This 36 x 24 inch poster (in landscape orientation) was printed to commemorate the release of the G4 Cube and to depict its exact size. The G4 Cube is shown along with its newly designed keyboard and mouse, each in a crystal clear case with black keys on the keyboard and a black accent in the mouse, and the included clear spherical speakers. Also shown is the then-new 15-inch Apple Studio Display (its design matched the 22-inch Apple Cinema Display that was released at the same time).

The poster is on a white background with a photograph of the devices. The text, “Introducing Power Mac G4 Cube. Actual Size.” is printed in the Apple Garamond font and includes the tagline “Think different.” along with a graphite Apple logo. Text printed along the lower-left side (also in Apple Garamond) reads, “© 2000 Apple Computer, Inc. All rights reserved. Apple and the Apple logo are trademarks of Apple computer, Inc., registered in the U.S. and other countries. Power Mac and ‘Think different’ are trademarks of Apple computer, Inc. L05449A.”

Sources: Wikipedia, Apple

iMac unplugged. Poster (blueberry, 24 x 36 inches, 1999)

Apple announced the iBook laptop in 1999 as a successor to the popular original iMac desktop computer. The iMac had been released in a translucent Bondi blue color and the iBook followed suit being available first in blueberry (aqua blue) and tangerine (orange). The design of the iBook was arguably as “shocking” as the original iMac. The iBook not only came in colors, but also featured a curved clamshell design with a built-in handle.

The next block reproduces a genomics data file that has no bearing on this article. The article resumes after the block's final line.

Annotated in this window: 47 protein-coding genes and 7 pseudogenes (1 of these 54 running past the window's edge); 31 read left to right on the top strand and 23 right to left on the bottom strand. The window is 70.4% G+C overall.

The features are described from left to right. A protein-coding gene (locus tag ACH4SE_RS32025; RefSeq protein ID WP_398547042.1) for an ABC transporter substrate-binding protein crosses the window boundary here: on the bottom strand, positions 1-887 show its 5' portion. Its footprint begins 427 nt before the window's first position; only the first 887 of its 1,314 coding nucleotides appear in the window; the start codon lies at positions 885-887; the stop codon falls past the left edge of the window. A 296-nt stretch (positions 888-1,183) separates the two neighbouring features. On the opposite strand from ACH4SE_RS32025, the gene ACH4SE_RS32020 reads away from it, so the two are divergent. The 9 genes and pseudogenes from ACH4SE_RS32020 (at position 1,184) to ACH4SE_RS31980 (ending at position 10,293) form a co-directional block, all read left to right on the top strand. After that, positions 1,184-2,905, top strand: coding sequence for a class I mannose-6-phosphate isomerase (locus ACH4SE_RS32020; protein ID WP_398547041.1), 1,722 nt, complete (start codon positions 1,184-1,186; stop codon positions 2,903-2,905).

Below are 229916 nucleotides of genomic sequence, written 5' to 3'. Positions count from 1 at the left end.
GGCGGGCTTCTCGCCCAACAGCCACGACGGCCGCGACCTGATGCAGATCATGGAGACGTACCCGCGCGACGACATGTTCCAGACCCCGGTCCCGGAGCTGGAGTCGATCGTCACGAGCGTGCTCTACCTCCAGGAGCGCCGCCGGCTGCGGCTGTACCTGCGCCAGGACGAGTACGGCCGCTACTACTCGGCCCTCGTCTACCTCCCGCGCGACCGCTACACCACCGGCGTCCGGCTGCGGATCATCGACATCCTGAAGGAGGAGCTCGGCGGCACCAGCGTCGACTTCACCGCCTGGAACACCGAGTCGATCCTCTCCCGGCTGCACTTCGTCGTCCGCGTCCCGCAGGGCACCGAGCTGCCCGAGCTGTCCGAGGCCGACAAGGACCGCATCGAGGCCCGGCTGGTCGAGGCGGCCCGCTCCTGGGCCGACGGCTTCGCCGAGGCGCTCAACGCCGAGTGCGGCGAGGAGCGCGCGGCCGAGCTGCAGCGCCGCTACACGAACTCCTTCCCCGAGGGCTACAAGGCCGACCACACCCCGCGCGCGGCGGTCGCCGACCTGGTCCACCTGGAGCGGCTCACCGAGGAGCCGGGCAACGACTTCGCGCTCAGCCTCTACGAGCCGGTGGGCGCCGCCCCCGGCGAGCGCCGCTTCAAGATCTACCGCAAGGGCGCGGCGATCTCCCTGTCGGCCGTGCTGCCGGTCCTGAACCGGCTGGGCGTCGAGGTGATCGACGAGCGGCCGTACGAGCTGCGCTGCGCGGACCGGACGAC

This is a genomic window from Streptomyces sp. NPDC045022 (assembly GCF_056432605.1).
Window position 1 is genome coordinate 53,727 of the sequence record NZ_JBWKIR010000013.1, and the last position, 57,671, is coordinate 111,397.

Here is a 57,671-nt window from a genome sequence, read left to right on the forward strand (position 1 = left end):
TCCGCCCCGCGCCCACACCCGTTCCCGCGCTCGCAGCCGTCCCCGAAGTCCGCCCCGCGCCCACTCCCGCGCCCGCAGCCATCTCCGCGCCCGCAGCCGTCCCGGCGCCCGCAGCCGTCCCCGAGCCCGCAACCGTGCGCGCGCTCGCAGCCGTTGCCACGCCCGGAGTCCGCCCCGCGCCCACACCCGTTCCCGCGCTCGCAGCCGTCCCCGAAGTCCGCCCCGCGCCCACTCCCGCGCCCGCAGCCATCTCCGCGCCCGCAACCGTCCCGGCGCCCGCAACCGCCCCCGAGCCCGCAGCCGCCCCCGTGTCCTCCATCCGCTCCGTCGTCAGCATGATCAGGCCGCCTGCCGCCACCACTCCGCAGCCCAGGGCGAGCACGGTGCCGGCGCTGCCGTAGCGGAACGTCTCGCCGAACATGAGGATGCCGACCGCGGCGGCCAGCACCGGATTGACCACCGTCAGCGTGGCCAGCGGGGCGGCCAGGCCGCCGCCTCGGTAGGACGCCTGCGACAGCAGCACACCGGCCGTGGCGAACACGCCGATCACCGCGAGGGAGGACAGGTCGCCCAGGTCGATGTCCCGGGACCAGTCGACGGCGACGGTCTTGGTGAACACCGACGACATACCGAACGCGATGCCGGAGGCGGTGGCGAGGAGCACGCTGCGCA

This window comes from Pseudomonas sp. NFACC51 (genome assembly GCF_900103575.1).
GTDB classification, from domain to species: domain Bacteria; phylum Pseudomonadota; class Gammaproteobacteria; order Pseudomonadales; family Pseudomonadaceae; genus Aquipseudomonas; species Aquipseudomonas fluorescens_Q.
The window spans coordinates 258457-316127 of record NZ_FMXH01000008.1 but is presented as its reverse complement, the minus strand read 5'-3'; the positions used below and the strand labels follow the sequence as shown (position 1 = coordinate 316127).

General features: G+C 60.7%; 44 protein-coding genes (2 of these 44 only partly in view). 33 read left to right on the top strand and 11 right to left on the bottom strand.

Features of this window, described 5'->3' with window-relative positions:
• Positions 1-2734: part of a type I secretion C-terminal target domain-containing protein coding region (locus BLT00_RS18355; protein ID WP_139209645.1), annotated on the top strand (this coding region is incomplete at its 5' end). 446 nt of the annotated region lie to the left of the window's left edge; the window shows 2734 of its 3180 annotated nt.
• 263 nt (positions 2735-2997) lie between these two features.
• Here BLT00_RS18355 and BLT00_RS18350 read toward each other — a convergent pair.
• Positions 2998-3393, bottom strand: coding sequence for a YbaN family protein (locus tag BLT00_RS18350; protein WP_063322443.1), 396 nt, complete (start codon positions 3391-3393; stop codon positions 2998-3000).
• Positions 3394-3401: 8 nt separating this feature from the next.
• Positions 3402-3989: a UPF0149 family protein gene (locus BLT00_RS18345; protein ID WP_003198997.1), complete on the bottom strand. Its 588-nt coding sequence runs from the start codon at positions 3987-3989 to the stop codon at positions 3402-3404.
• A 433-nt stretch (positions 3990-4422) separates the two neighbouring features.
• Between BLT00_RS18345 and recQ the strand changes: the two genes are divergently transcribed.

The iMac was among the first computers released that was not only made for “surfing the Internet,” but was also relatively easy to set it up and get online. This was not the case with most computers at the time. The iBook extended this ease of Internet connection by adding a built-in wireless card—named “AirPort”—and an accompanying AirPort Base Station. While these technologies were not new, they were among the first to be easy to set up and configure.

A print ad version of this idea featured an iBook with the words: “Introducing iBook: Up to six hours of battery life. Pentium-crushing G3 processor. Out of the box and onto the Internet in 10 minutes—no desk required. www.apple.com.”

The poster measures 24 x 36 inches and is printed on glossy paper. The design features a blueberry iBook with text below in the Apple Garamond font that reads, “iMac unplugged.” At bottom center is a translucent blueberry Apple logo and the words “Think different.” This poster includes no date or other information.

Source: Macworld (Vintage Apple)

Hell froze over. Poster (24 x 36 inches, 2003)

This poster was made available after the Apple event in 2003 when Steve Jobs announced that iTunes would be be available for Windows, making the iPod and iTunes Music Store available to 97% more computer users. As Steve Jobs stood on the stage and made the announcement, the Keynote slide read, “Hell froze over.”

The behind-the-scenes decision was, apparently, a controversial one. Author Max Chafkin wrote that Apple’s Jon Rubinstein said:

“We argued with Steve a bunch [about putting iTunes on Windows], and he said no. Finally, Phil Schiller and I said ‘we’re going to do it.’ And Steve said… ‘do whatever you want. You’re responsible.’ And he stormed out of the room” [expletive removed].